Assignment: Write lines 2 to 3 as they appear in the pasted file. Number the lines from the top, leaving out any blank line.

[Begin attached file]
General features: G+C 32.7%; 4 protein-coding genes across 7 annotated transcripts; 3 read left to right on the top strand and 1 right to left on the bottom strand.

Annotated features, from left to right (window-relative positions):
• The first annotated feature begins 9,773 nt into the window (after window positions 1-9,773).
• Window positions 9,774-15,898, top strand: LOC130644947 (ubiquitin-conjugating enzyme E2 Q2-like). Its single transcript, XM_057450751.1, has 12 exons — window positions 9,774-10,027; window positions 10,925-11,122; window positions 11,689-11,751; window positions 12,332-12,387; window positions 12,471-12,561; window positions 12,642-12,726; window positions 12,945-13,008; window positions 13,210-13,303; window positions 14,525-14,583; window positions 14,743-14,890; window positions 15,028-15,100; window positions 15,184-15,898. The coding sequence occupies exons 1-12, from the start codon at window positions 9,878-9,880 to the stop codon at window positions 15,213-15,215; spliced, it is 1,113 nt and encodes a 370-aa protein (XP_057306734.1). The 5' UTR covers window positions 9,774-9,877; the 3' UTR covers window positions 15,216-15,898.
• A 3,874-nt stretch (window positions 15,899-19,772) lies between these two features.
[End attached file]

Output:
Annotated features, from left to right (window-relative positions):
• The first annotated feature begins 9,773 nt into the window (after window positions 1-9,773).